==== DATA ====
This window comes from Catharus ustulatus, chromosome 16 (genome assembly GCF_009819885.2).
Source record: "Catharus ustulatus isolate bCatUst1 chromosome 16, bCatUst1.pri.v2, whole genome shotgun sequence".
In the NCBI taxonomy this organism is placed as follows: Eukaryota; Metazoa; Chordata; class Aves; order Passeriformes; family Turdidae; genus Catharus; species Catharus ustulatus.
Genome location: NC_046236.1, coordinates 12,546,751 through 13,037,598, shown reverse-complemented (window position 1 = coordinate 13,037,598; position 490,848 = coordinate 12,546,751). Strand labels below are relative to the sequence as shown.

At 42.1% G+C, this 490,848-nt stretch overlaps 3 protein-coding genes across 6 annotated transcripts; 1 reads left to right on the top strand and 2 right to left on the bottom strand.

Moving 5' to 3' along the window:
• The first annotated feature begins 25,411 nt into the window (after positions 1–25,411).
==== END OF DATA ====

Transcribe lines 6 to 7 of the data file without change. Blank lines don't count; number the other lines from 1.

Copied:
Moving 5' to 3' along the window:
• The first annotated feature begins 25,411 nt into the window (after positions 1–25,411).